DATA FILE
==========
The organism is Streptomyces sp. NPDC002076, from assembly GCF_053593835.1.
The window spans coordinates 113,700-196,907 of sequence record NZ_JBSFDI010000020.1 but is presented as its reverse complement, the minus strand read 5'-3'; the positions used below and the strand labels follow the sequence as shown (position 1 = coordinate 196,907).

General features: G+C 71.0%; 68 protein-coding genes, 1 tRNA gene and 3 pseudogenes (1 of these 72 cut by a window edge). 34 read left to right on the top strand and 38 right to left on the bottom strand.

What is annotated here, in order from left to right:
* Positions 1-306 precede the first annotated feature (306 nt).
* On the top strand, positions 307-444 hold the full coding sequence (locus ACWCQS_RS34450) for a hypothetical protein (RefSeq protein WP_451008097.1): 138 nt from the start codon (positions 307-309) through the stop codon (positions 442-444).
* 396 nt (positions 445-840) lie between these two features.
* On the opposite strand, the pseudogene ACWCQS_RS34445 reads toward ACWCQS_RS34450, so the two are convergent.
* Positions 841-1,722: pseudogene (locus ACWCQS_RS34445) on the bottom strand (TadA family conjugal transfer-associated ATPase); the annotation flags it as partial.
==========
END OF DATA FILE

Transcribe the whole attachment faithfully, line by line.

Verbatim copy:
The organism is Streptomyces sp. NPDC002076, from assembly GCF_053593835.1.
The window spans coordinates 113,700-196,907 of sequence record NZ_JBSFDI010000020.1 but is presented as its reverse complement, the minus strand read 5'-3'; the positions used below and the strand labels follow the sequence as shown (position 1 = coordinate 196,907).

General features: G+C 71.0%; 68 protein-coding genes, 1 tRNA gene and 3 pseudogenes (1 of these 72 cut by a window edge). 34 read left to right on the top strand and 38 right to left on the bottom strand.

What is annotated here, in order from left to right:
* Positions 1-306 precede the first annotated feature (306 nt).
* On the top strand, positions 307-444 hold the full coding sequence (locus ACWCQS_RS34450) for a hypothetical protein (RefSeq protein WP_451008097.1): 138 nt from the start codon (positions 307-309) through the stop codon (positions 442-444).
* 396 nt (positions 445-840) lie between these two features.
* On the opposite strand, the pseudogene ACWCQS_RS34445 reads toward ACWCQS_RS34450, so the two are convergent.
* Positions 841-1,722: pseudogene (locus ACWCQS_RS34445) on the bottom strand (TadA family conjugal transfer-associated ATPase); the annotation flags it as partial.